Nothing New for Novartis
Thus it should be no surprise that pundits on the business of health care were back on their heels. John LaMattina, wrote for Forbes,
The most recent revelation involving Novartis is both shocking and depressing.
One wonders what Novartis was thinking in entering such an agreement. Clearly, any sensible person would look at such an agreement cynically and come away with the view that Novartis was attempting to buy access to the President through his lawyer. Furthermore, the one year contract that Novartis had with Cohen - $100,000/month – is a lot of money for a lawyer with no background in healthcare. Didn’t anyone at Novartis think about how badly this would look if such a deal was made public?
But Mr LaMattina is a former President of Global Research and Development for Pfizer, a company with a long history of ethical misadventures (look here), so may be a bit biased about the integrity of the pharmaceutical industry.
In fact, Mr Silverman's first article suggested that Novartis is not so innocent.
Throughout much of last year, Novartis was embroiled in a bribery scandal in Greece, where the government was probing allegations that the drug maker made payments to numerous politicians to boost sales of its medicines through public agencies.
In the U.S., the drug maker is defending a long-running lawsuit that is being pressed by the federal government over allegations it provided doctors with paid speaking engagements, fancy meals, and alcohol in exchange for writing prescriptions for its drugs.
The case is being closely watched because the company has been accused of being a repeat offender. How so? In 2010, Novartis paid $422.5 million in penalties and pleaded guilty to a misdemeanor to resolve criminal allegations that it improperly promoted several medicines.
At the time, the company was already operating under a Corporate Integrity Agreement, which required establishing an internal compliance program and reporting violations, among other things. That agreement was signed in September 2010, yet the lawsuit alleged the infractions occurred afterward, suggesting Novartis might face a stiff penalty should it attempt a settlement with the government.
Moreover, those who follow Health Care Renewal would realize that Novartis' record of ethical misadventures is much more extensive than that.
In October, 2016, Novartis settled charges that from 2002-2009 it promoted use a skin cream for pediatric patients for unapproved indications and in ways that could have endangered patients (look here).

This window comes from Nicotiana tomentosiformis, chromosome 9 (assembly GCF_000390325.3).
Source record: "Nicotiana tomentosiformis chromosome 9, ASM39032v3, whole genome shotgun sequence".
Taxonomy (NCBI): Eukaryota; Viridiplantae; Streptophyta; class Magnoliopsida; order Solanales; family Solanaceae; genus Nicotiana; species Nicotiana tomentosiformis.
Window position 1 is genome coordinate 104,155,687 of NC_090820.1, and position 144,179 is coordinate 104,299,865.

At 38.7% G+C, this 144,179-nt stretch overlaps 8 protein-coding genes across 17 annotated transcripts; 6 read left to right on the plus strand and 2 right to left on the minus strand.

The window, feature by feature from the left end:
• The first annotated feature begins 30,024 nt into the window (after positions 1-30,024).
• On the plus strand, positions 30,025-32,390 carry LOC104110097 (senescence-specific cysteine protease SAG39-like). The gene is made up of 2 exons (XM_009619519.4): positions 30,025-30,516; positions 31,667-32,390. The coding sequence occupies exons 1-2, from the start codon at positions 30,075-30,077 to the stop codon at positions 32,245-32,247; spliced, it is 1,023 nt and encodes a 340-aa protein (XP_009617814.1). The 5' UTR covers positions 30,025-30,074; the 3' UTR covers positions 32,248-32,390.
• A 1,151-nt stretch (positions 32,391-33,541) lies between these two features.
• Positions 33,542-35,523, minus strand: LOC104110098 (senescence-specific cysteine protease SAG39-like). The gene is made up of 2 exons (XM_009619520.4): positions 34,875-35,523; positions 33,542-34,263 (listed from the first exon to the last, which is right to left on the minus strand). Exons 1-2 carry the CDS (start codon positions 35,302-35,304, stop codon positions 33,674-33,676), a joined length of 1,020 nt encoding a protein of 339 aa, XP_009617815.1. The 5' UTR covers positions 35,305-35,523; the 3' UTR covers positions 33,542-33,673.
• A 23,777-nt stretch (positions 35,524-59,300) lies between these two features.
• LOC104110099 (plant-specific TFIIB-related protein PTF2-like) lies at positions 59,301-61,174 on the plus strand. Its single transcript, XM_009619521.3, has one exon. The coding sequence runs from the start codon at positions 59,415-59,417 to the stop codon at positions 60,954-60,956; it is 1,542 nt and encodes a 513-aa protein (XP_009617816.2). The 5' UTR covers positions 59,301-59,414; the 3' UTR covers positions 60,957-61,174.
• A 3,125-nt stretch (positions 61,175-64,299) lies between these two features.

In March, 2016, Novartis settled charges by the US Securities and Exchange Commission (SEC) under the Foreign Corrupt Practics Act (FCPA) thatfrom 2009-2013 it bribed Chinese health care professionals to increase sales (look here).
In November, 2015 we discussed what were then the latest misadventures by Novartis and its leadership. At that time, our post included these section headings covering 2014-15:
- Japanese Health, Labor and Welfare Ministry Found that Novartis Concealed Serious Adverse Effects
- Novartis Executive Pleads Guilty to Bribing Polish Official
- Novartis Subsidiary Sandoz Settles Allegations that it Misrepresented Pricing Data to US Medicaid
- Express Scripts Settles Allegations that it Accepted Kickbacks from Novartis
- Novartis Settles US Allegations of Kickbacks to Enhance Sales of Multiple Drugs
Furthermore, in that post we also documented Novartis' previous record. In March, 2014, we had noted:
- Italian authorities had fined Novartis and Roche for colluding to promote the use of an expensive opthamologic treatment
- the NY Times published interviews with physicians ostensibly showing how Novartis turned them into marketers for the drug Starlix
- Japanese investigators charged Novartis with manipulating clinical research
- Indian regulators canceled a Novartis import license, charging the company with fraud.
Also, in 2013, Novartis was fined for anti-competitive practices in its marketing of Fentanyl by the European Commission (look here), and in 2011 its Sandoz subsidiary settled allegations of misreporting prices in the US for $150 million (look here) Other Novartis misadventures from 2010 and earlier, including the two described in the Stat News article, appear here. So Novartis has quite an impressive, if not infamous record of ethical failures.